In celebration of 10 years of poetrypotion.com online, we are proud to announce the launch of our new logo. This forms part of the new evolutionary journey PoetryPotion.com is embarking on, that will see a steady roll-out of changes across all social media platforms as well as the website. But, do not be alarmed poets and lovers of poetry, the platform and what it has come to represent does not change. We are still in the business of providing space for poetry to thrive, online and in print. We’re merely tweaking the aesthetics, to make for a more pleasurable read.
Talking about aesthetics…
A few years ago at the Melville Poetry Festival, South African Poet Laureate Prof Keorapetse Kgositsile asked a packed house how can he call himself a poet when greats like Neruda and Lorca once lived. Dilemma!
At what point does the writer of poems become an actual poet? How does one identify a poet? There are thousands of articles, essays and think pieces online regarding the makings of a poet. I will leave that up to you and google to thrash out the details.
In Johannesburg in the early 2000’s it was all about aesthetics; What you wore and how you wore your clothes (dashikis and fatigues, earth tones and handmade hats and bags), the spaces we frequented (Cool Runnings, Horror Cafe, Shivava, Song Writers Club,Mind your Head), and the bands or musicians whose shows we would religiously attend (Kwani Experience, Uju, Roots2000, Basemental Platform, Monday Blues). If you were in Joburg during that period, and ticked all those boxes, you could practically claim any artistic title and get away with it, without necessarily producing the work as evidence. If you had the look, you must be a poet. And those that actually wrote poems found themselves oscillating between looking for self and flavour-of-the-season-Saul Williams-esque recitals Because, well, aesthetics.
Many, including myself, fell victim to that foolish trend. Instead of developing self into a better writer, precious time was wasted emulating those we idolized. This was not a new development or an isolated trend though;
In an interview conducted in 1999 by Robert Berold between Lesego Rampolokeng and Ike Muila, Lesego had this to say when asked; “what stopped the impetus of 70’s poetry?”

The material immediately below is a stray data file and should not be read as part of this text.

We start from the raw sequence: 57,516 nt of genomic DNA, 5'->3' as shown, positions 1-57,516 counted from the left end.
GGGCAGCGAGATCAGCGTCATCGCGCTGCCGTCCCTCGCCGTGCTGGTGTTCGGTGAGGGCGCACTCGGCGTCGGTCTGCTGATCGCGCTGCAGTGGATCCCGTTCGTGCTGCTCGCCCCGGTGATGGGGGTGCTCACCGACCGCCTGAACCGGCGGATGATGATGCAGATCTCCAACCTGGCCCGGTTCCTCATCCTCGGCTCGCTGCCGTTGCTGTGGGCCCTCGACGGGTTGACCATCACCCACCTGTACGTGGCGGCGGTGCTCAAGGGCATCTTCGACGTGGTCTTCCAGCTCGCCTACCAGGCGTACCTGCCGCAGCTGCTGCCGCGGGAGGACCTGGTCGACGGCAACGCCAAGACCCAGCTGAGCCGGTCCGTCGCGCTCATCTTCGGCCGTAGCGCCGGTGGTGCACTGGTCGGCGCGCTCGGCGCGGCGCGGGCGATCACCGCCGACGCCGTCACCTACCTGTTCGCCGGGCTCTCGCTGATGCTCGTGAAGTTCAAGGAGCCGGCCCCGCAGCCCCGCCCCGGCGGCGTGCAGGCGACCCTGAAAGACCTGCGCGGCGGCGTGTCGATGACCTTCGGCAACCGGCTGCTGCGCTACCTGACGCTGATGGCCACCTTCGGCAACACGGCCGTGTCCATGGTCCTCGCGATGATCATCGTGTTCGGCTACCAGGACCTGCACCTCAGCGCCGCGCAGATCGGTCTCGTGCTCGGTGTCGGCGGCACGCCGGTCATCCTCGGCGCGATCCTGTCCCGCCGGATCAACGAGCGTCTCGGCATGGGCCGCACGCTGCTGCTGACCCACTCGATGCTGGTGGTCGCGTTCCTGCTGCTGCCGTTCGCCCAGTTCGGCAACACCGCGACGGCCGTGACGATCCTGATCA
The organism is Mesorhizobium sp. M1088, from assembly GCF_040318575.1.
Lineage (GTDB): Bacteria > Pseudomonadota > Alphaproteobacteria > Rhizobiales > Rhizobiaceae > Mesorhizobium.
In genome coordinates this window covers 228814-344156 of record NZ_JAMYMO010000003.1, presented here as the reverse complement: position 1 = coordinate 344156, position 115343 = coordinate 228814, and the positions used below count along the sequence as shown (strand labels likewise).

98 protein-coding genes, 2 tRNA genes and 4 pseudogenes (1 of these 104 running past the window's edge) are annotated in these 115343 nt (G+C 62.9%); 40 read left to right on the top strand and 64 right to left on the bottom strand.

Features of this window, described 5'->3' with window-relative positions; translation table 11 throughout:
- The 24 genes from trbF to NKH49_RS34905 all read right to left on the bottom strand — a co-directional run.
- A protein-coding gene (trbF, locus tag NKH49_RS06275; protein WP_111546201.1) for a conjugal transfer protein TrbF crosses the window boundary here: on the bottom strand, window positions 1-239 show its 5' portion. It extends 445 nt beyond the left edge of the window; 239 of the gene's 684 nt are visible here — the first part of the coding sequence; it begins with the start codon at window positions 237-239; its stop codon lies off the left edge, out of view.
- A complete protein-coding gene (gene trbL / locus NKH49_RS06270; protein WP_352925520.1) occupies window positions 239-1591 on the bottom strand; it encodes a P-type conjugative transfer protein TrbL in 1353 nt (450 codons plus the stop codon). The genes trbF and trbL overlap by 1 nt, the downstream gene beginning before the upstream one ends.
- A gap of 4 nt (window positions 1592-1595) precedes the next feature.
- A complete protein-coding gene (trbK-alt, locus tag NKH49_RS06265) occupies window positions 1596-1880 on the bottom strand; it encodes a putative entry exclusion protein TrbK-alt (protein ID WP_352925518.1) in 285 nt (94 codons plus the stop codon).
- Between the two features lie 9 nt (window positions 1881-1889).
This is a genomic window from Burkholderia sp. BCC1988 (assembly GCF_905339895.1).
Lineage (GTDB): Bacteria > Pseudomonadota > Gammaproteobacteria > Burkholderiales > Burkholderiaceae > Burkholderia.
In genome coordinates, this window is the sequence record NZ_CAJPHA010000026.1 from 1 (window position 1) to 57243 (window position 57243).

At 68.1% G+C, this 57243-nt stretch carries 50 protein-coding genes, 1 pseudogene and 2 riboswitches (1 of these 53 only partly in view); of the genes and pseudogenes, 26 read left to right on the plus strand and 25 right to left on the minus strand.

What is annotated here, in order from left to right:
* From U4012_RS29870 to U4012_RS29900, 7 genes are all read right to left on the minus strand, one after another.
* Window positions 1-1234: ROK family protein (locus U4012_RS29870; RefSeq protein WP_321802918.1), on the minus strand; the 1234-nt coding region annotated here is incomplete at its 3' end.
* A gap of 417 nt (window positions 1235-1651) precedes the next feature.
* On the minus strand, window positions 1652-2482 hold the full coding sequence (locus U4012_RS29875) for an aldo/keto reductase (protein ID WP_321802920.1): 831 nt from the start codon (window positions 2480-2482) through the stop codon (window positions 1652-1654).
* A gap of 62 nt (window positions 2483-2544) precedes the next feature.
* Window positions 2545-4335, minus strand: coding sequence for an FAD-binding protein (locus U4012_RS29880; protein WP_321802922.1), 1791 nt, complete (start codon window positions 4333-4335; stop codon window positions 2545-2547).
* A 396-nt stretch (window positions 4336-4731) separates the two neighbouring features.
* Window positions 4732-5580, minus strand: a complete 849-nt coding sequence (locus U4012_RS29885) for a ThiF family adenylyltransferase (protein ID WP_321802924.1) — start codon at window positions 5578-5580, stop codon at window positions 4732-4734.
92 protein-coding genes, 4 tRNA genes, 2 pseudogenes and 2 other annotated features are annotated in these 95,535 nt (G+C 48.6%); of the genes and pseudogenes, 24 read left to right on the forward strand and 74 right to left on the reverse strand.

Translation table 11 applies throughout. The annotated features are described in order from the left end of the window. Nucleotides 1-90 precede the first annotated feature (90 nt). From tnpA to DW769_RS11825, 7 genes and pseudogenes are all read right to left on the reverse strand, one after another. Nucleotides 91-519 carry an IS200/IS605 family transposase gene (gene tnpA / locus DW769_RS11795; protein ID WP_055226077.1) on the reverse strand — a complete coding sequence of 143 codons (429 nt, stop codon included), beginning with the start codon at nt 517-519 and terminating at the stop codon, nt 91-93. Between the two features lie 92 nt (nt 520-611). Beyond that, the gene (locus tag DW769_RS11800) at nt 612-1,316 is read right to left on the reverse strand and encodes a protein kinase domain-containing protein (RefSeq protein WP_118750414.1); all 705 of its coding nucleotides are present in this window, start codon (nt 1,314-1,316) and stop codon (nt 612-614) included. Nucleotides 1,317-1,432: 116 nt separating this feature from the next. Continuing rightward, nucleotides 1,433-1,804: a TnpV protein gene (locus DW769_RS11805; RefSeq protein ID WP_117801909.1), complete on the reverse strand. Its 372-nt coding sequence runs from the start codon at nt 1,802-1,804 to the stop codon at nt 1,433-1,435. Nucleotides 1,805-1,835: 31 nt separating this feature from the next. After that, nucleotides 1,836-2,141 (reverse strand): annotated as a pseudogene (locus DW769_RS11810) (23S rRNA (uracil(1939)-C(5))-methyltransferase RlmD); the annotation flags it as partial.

LR: I suppose all the States of Emergency and people jumping and running and stuff. You had to go deep within yourself to be able to project whatever it is to grab the attention of people. What killed that flow we’re talking about, for me especially, was that there came this new aesthetic that if you recite your lines in this tone of voice, that is poetry. It became a standard, it became the rule by which people had to recite their lines, you know, that’s why hundreds of people started coming out and going blah, blah, blah, blah, blah, blah. And that’s why we stood a very sorry chance of becoming a nation of poets. Because anybody who could actually project their voice in a certain style could be classified as a poet.Lesego Rampolokeng interview with Robert Berold, South African Poets on Poetry: New Coin 1992-2001, ed Robert Berold. Gecko Poetry 2003
With the advent of slams and competitive poetry more and more poets are driven towards adopting “a style that works” or one “that will get them those 10 points”.
In my opinion, slam competitions can be toxic to young poets trying to carve out a name for themselves (whatever that means). Poetry slams today are akin to megalithic altars; where poets come to sacrifice themselves for applause and bragging rights. Driven by aesthetics and eccentric performances, slam competitions have morphed into an assembly line, churning out robots, programmed into adopting a generic M.O. I’ve seen brilliant poets reconfigure themselves into duplicate versions of “last weeks winner” or “that Youtube poet with a million views”. In this age of cut and paste (I’m looking at you Hip Hop), popular aesthetics are adopted and shamelessly thrown back at audiences, who themselves perpetuate the side-lining of poetry not driven by the popular or cool. Look at me blaming audiences for poets jacking styles. Shame on me.